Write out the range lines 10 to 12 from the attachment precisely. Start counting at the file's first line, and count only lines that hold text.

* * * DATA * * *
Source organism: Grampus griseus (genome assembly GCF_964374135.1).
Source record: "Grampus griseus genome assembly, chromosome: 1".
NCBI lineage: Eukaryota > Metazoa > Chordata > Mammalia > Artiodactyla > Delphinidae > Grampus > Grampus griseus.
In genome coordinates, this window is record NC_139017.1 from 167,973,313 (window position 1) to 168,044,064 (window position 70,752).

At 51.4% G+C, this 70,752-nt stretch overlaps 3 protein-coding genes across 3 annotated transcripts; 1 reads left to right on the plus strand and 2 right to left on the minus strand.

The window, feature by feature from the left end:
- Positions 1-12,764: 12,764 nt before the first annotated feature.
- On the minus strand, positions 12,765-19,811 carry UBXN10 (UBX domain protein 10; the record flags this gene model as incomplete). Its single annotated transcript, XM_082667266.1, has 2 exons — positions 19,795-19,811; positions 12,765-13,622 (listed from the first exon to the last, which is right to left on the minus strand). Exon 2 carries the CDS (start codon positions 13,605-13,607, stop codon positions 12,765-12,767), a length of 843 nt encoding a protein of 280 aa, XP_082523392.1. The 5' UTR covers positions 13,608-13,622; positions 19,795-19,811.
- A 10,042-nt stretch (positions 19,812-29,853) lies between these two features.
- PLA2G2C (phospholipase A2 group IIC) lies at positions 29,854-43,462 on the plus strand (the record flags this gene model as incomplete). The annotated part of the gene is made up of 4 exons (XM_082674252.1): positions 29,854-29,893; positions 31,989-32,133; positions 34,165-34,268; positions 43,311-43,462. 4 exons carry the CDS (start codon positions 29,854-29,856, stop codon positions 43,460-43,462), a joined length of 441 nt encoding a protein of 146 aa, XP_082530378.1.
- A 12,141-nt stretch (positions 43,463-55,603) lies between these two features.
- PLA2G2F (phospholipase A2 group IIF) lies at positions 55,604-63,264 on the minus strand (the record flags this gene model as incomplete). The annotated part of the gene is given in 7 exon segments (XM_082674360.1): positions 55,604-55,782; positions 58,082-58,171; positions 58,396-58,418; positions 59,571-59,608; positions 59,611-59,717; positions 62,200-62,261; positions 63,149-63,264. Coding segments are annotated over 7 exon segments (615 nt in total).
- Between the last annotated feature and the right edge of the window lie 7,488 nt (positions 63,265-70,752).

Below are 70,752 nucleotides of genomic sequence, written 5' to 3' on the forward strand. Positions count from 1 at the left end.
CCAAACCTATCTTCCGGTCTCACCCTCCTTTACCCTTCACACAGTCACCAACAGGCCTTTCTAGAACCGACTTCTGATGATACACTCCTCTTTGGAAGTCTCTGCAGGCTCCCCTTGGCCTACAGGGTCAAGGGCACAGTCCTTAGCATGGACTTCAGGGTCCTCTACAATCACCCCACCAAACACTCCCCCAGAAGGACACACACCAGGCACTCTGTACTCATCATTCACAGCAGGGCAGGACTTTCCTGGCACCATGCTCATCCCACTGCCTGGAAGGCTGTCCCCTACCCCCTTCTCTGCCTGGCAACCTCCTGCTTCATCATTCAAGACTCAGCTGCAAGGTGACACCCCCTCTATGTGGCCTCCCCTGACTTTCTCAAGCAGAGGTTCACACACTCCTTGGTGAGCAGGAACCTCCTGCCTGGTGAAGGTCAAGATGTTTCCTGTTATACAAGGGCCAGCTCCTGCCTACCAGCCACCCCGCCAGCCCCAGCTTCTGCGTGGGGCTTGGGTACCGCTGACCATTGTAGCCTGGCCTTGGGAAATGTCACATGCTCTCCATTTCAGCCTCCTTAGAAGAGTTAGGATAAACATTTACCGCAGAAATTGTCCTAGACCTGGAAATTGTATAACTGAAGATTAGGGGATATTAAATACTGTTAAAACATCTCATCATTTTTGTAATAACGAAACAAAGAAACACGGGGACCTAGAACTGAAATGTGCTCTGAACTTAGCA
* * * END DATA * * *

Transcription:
- PLA2G2C (phospholipase A2 group IIC) lies at positions 29,854-43,462 on the plus strand (the record flags this gene model as incomplete). The annotated part of the gene is made up of 4 exons (XM_082674252.1): positions 29,854-29,893; positions 31,989-32,133; positions 34,165-34,268; positions 43,311-43,462. 4 exons carry the CDS (start codon positions 29,854-29,856, stop codon positions 43,460-43,462), a joined length of 441 nt encoding a protein of 146 aa, XP_082530378.1.
- A 12,141-nt stretch (positions 43,463-55,603) lies between these two features.
- PLA2G2F (phospholipase A2 group IIF) lies at positions 55,604-63,264 on the minus strand (the record flags this gene model as incomplete). The annotated part of the gene is given in 7 exon segments (XM_082674360.1): positions 55,604-55,782; positions 58,082-58,171; positions 58,396-58,418; positions 59,571-59,608; positions 59,611-59,717; positions 62,200-62,261; positions 63,149-63,264. Coding segments are annotated over 7 exon segments (615 nt in total).